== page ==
Trimethobenzamide is used to treat nausea and vomiting that may occur after surgery. It is also used to control nausea caused by gastroenteritis (‘stomach flu’; a virus that may cause nausea, vomiting, and diarrhea). Trimethobenzamide is in a class of medications called antihistamines. Trimethobenzamide may work by decreasing activity in the area of the brain that causes nausea and vomiting.

Side Effects Of Trimethobenzamide

Trimethobenzamide may cause side effects. Tell your doctor if any of these symptoms are severe or do not go away:

  • drowsiness
  • dizziness
  • headache
  • depression
  • diarrhea

Some side effects can be serious. If you experience any of the following symptoms, call your doctor immediately:

  • rash
  • backward arching of the head, neck, and back
  • muscle cramps
  • uncontrollable shaking of a part of the body
  • slow, jerking movements
  • shuffling walk
  • slow speech
  • confusion
  • blurred vision
  • yellowing of the skin or eyes
  • seizures
  • coma (loss of consciousness for a period of time)

Trimethobenzamide may cause other side effects. Call your doctor if you have any unusual problems while you are taking this medication.

Warnings & Precautions

Before taking trimethobenzamide:

  • tell your doctor and pharmacist if you are allergic to trimethobenzamide or any other medications.
  • tell your doctor and pharmacist what prescription and nonprescription medications, vitamins, nutritional supplements, and herbal products you are taking or plan to take. Be sure to mention any of the following: antidepressants; antihistamines; barbiturates such as phenobarbital (Luminal); belladonna alkaloids (Donnatal); medications for anxiety, mental illness, pain, and seizures; other medications for nausea and vomiting; sedatives; sleeping pills; and tranquilizers. Your doctor may need to change the doses of your medications or monitor you more carefully for side effects.
  • tell your doctor if you have Reye’s Syndrome (a condition affecting the brain and liver that can happen after a viral illness), encephalitis (inflammation of the brain), or a high fever, or if you have or have ever had liver disease. If you will be giving trimethobenzamide to a child, also tell the child’s doctor if the child has any of the following symptoms before he or she receives the medication: vomiting, listlessness, drowsiness, confusion, aggression, seizures, yellowing of the skin, or eyes, weakness, or flu-like symptoms. Also tell the child’s doctor if the child has not been drinking normally, has had excessive vomiting or diarrhea, or appears dehydrated.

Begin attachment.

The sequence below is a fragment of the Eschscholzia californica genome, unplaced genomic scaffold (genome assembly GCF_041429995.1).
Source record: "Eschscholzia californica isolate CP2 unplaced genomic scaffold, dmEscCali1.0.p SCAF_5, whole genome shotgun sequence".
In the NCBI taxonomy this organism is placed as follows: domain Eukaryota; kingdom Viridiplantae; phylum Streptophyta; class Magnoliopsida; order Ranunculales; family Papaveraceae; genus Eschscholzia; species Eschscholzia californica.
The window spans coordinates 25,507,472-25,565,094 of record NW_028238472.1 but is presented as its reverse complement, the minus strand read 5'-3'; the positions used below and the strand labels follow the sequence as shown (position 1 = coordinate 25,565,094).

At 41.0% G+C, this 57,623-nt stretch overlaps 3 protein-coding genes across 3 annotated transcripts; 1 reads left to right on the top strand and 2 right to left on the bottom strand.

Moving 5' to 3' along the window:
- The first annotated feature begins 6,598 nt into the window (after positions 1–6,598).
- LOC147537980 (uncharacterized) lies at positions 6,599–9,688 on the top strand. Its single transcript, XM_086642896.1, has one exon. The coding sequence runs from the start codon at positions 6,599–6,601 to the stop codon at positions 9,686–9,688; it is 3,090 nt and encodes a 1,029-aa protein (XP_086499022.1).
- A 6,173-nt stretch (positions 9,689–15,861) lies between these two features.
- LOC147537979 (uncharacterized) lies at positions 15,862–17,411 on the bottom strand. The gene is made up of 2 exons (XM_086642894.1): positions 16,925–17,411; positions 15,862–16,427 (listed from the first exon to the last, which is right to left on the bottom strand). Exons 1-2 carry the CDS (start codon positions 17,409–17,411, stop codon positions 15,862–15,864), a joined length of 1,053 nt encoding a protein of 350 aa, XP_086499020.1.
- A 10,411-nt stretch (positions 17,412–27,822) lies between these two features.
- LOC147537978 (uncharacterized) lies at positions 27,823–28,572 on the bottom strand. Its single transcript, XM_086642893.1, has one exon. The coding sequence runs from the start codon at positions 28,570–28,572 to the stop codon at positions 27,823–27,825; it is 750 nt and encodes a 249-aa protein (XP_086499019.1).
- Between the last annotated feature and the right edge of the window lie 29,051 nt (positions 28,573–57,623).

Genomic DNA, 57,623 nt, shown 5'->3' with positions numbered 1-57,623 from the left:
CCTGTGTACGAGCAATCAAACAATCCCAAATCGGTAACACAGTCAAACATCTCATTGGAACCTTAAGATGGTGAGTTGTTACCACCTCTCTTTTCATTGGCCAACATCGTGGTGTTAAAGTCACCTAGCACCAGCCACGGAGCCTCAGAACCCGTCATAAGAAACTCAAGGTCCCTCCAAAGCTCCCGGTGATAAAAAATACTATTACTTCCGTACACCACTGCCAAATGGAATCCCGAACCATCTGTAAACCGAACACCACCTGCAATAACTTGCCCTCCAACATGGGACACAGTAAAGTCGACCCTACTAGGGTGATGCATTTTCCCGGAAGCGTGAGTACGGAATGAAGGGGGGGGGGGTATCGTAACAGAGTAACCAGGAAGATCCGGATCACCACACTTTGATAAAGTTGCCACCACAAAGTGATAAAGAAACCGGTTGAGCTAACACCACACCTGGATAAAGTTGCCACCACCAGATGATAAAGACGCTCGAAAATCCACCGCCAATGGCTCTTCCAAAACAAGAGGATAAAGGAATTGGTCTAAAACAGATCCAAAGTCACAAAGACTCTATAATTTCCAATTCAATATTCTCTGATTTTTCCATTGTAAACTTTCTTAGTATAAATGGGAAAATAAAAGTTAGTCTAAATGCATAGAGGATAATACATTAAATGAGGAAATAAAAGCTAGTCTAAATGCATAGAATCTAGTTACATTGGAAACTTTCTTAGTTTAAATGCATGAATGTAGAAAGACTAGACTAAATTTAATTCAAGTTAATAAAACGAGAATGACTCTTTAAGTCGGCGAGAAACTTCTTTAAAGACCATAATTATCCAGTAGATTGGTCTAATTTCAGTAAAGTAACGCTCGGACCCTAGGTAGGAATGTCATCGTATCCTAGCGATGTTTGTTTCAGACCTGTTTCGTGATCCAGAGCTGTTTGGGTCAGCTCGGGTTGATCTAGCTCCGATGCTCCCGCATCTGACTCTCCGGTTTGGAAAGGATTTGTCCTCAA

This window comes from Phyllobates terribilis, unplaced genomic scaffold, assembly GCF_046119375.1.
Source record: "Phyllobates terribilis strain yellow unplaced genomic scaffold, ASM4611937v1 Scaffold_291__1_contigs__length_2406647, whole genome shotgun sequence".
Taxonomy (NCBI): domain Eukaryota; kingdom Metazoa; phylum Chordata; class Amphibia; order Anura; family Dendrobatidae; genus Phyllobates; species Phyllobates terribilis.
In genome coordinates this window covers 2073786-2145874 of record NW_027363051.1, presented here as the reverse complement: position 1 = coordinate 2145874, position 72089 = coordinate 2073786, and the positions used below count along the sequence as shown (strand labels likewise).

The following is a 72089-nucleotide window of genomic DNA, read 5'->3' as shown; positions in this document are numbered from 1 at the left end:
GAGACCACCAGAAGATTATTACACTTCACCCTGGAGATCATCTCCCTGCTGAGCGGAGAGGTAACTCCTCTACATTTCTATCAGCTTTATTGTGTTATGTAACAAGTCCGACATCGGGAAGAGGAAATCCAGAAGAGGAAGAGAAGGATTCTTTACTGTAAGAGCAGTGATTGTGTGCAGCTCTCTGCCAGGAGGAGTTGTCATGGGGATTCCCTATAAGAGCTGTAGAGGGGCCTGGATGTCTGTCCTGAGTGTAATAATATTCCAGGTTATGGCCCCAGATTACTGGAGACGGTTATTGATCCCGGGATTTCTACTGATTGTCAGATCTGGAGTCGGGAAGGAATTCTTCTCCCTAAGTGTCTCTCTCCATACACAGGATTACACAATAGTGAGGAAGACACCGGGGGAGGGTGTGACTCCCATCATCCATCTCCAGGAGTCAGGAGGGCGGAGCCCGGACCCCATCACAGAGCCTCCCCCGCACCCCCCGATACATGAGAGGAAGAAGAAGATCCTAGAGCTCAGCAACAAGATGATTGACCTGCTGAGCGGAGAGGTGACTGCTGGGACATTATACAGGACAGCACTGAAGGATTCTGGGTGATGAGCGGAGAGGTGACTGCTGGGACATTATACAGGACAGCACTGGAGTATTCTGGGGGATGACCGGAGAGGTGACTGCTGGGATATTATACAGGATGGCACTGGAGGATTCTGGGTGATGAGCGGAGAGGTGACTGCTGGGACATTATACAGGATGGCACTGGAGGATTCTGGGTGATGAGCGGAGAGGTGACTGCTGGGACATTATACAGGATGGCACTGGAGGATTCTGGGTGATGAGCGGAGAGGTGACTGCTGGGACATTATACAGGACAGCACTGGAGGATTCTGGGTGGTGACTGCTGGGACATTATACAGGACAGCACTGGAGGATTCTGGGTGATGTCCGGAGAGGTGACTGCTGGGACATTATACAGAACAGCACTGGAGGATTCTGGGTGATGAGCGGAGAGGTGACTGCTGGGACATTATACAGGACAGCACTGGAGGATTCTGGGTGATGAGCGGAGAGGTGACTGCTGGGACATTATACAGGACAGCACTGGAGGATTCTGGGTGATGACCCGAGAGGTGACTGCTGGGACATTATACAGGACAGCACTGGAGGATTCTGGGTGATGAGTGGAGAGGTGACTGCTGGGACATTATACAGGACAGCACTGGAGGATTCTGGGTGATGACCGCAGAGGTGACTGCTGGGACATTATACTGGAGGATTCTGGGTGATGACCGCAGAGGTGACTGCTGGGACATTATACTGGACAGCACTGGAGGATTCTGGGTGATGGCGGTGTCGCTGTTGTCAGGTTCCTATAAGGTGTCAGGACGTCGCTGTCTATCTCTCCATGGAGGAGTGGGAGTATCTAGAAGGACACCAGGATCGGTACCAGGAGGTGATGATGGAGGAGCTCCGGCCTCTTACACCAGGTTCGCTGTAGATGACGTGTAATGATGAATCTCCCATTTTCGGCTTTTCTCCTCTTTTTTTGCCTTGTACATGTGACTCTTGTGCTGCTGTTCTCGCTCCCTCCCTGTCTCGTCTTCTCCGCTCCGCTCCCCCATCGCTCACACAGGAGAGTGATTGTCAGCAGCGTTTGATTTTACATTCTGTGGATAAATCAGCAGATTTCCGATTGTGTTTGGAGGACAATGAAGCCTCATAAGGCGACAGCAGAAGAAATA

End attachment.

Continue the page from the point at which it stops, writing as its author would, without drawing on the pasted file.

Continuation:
• tell your doctor if you are pregnant, plan to become pregnant, or are breast-feeding. If you become pregnant while taking trimethobenzamide, call your doctor.
  • if you are having surgery, including dental surgery, tell the doctor or dentist that you are taking trimethobenzamide.
  • you should know that this medication may make you drowsy. Do not drive a car or operate machinery until you know how this medication affects you.
  • ask your doctor about the safe use of alcoholic beverages while you are taking trimethobenzamide. Alcohol can make the side effects of trimethobenzamide worse.

Dosage Of Trimethobenzamide

Trimethobenzamide comes as a capsule to take by mouth. Trimethobenzamide usually is taken three or four times a day. Take trimethobenzamide at around the same times every day. Follow the directions on your prescription label carefully, and ask your doctor or pharmacist to explain any part you do not understand. Take trimethobenzamide exactly as directed. Do not take more or less of it or take it more often than prescribed by your doctor.


Keep all appointments with your doctor.

Do not let anyone else take your medication. Ask your pharmacist any questions you have about refilling your prescription.

It is important for you to keep a written list of all of the prescription and nonprescription (over-the-counter) medicines you are taking, as well as any products such as vitamins, minerals, or other dietary supplements. You should bring this list with you each time you visit a doctor or if you are admitted to a hospital. It is also important information to carry with you in case of emergencies.


All information has been provided courtesy of MedLinePlus from the National Library of Medicine and from the FDA.